Solstice Coupe Coming, Says Lutz
Now that General Motors has finally gotten its new Pontiac Solstice roadster into production, the automaker is looking at opportunities to follow up with other niche vehicles. "I'm sure, in a couple years, we'll do the Solstice Coupe," GM Vice Chairman Bob Lutz tells TheCarConnection.com. And since it would be a mechanically simpler vehicle than the new, $19,995 convertible, "We could possibly take another $1000 out of the cost."
The so-called Kappa architecture, developed specifically for the Solstice, is a major reason why GM is looking at other niche product options. But so is the new process being used to shape Solstice's curvaceous body. Instead of multiple steel die sets, the hydroformed sheetmetal process uses incredibly high water pressure and a single die to mold steel into complex shapes. Until now, noted Lutz, the Solstice hood could only have been made out of plastic, a material with its own unique problems.
What other Kappa products are on tap Lutz isn't saying, though he noted it "would take a substantial amount of engineering" to add a second row to the two-seat Kappa platform. That would be essential if GM were to approve a concept vehicle like Chevrolet's Nomad show car. Meanwhile, there are no current plans to produce a right-hand-drive version of the Solstice or any other Kappa-based vehicle. In the rush to bring the Solstice to market, GM decided not to make the platform, in Lutz's words, "ambidextrous."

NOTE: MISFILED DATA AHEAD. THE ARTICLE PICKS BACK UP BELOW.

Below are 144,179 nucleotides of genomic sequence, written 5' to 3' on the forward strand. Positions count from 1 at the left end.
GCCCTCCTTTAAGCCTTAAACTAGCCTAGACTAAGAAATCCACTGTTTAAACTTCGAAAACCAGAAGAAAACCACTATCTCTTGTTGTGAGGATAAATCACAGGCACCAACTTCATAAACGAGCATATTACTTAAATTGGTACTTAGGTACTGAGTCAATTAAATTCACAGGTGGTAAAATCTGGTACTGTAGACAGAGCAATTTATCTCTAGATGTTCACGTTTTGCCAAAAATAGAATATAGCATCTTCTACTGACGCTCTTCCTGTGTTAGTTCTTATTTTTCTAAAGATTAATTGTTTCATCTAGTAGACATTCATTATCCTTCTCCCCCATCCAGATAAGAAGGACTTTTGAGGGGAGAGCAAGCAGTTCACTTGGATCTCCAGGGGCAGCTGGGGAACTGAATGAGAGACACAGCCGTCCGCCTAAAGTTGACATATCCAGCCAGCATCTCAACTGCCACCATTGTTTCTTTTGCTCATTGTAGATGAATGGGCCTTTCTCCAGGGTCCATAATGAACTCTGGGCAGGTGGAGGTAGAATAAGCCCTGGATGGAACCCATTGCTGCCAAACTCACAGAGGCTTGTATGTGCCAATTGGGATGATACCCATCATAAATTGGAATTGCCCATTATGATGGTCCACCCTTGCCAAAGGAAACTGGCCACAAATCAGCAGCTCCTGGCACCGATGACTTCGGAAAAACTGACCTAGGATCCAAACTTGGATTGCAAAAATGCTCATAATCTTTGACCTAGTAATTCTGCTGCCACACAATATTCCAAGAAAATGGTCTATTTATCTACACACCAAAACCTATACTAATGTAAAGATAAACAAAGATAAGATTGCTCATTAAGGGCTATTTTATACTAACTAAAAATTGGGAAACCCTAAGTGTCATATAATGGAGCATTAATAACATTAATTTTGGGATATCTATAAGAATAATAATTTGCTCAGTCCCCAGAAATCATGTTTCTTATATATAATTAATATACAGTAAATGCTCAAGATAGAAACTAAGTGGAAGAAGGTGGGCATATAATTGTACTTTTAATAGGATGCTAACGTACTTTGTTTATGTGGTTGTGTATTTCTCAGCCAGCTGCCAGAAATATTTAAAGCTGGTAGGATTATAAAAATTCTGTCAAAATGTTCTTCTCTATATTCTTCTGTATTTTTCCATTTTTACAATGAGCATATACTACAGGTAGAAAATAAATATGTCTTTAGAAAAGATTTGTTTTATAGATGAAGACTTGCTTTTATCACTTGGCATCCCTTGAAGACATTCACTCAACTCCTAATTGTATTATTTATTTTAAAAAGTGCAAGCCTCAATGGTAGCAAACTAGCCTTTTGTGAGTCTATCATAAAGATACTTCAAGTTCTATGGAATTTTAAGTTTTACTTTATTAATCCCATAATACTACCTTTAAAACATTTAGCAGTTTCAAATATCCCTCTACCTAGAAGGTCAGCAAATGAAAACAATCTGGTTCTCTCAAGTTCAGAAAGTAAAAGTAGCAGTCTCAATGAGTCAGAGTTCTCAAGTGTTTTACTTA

But despite such limitations, GM is optimistic about the Kappa platform's potential. The test comes with the launch of the Solstice roadster, and then the Saturn Sky convertible, which follows in early 2006. "If it works," said the automaker's product chief, "we'll do more." And based on early results, that seems likely. Pontiac already has taken about 9000 advance orders for Solstice, and is looking at ways it could boost production from about 1500 vehicles a month. -Paul A. Eisenstein